This year I made an incredible pound cake recipe (especially a lemony variant on the recipe), olive oil cake, meatball subs, Thai-style pork burgers, indoor burgers, Japanese-style breaded chicken cutlets with tonkatsu sauce, Za’atar chicken cutlets, cumin-crusted chicken thighs with cauliflower rice, chicken and cauliflower tikka masala, Japanese fried chicken, roast chicken with rosemary and garlic, roast chicken with lemon-thyme pan sauce, chicken enchladas with red sauce, Chiang Mai chicken, chicken mole poblano, pan roasted chicken breasts, fried chicken sandwiches, chipotle chicken tacos, southwestern chicken and biscuits, harissa roasted potatoes, hash browns, mushroom pork omelet, ground pork tacos, carnitas, pinchos morunos, Cuban style pork shoulder with mojo sauce, English muffins, donuts, corn tortillas, lemon-dill biscuits, heavy cream biscuits, Southern-style cornbread, beer batter cheese bread, ground beef enchiladas, picadillo, chili con carne, beef enchiladas, Georgian chicken soup, Korean pork and kim chi stew, beef and barley soup, french onion soup, chicken ramen, curry braised eggs, migas, sweet-and-spicy ginger green beans, roasted cauliflower with curry and mint, skillet roasted brussels sprouts with lemon and pecorino, brussels sprouts with garlic chips, brussels sprouts with bacon, semolina polvorones, peanut butter cookies, and oatmeal raisin cookies.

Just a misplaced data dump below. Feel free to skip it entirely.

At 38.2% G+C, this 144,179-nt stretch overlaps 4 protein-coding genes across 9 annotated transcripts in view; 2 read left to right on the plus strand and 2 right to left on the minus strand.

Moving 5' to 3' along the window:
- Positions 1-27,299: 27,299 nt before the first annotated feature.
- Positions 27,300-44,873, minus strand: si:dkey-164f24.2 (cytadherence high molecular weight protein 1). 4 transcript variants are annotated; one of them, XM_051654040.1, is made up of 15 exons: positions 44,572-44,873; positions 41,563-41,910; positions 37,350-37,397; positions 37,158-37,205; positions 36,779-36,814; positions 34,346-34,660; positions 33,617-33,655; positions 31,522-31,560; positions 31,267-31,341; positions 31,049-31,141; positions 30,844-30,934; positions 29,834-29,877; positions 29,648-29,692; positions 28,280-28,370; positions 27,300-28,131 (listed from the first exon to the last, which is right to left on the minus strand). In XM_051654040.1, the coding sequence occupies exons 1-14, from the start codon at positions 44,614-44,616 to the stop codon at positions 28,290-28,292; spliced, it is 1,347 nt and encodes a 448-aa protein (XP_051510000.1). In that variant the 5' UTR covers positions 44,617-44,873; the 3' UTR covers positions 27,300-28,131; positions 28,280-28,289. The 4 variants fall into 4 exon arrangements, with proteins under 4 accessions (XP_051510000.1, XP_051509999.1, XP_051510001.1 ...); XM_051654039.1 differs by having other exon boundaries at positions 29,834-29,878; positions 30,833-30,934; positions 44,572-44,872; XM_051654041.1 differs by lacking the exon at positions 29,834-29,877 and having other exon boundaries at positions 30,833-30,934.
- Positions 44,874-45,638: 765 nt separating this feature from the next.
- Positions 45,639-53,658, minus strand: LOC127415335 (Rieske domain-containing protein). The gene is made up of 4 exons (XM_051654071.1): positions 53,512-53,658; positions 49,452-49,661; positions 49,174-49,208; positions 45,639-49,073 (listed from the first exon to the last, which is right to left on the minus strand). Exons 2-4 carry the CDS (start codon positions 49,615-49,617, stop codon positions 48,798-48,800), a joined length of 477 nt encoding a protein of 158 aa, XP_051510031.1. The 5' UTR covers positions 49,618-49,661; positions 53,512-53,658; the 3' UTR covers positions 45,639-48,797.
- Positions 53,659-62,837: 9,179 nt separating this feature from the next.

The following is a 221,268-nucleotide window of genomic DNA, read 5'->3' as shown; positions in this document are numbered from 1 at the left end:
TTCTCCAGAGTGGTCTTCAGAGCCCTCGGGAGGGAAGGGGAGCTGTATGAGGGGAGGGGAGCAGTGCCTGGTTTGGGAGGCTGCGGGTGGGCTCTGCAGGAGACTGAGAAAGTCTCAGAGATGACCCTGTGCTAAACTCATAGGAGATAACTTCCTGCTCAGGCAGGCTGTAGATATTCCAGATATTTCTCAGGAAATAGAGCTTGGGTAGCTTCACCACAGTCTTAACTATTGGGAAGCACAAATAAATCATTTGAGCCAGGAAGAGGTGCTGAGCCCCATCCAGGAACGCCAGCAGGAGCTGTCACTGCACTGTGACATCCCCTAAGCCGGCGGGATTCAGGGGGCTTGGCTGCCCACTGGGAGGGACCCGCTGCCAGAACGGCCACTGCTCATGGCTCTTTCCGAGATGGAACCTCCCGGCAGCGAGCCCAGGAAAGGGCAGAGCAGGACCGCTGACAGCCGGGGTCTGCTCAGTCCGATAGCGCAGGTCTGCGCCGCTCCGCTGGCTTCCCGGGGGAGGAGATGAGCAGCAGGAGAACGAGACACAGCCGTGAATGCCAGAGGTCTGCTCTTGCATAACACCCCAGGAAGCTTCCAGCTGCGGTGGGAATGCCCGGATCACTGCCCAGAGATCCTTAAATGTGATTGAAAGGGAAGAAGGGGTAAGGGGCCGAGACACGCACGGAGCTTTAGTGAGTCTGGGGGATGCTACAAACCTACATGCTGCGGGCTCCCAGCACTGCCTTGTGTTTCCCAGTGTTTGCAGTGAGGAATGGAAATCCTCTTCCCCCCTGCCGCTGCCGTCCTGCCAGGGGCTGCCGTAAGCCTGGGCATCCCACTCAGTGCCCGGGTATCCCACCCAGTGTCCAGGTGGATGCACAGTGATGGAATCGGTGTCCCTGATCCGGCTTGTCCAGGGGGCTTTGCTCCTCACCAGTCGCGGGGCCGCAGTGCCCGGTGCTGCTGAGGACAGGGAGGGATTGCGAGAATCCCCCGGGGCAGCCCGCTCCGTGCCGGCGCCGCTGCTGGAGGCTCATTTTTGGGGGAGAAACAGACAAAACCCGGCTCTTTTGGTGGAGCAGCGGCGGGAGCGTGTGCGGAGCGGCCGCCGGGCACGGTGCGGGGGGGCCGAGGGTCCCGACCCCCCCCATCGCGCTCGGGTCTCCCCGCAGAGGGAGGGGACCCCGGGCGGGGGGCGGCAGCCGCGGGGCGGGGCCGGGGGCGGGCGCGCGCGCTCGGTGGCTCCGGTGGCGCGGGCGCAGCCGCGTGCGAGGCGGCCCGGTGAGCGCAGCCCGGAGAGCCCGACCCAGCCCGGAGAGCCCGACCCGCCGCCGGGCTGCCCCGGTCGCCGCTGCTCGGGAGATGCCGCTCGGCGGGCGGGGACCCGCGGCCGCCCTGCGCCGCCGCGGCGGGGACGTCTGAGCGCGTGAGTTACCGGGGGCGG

The breakout star was the southwestern chicken and biscuits. It is a favorite of both Danielle and I and we’ve made it about 4 times this year. It was also the year I gained lots of experience with soups and stews. I’ve gained a greater appreciation for a food category that I once shunned. I’m hoping to try many more during this winter season. It’s also been a good year for learning how to make authentic Mexican food and great quality Tex-Mex. The beef enchiladas have become a huge hit here, for example. Finally, I didn’t realize there could be so many ways to cook Brussels sprouts. There was nothing wrong with the way we used to just roast them in the oven. But all these different recipes allow us to take the same vegetable and gets lots of different flavor profiles so that it can compliment different dishes.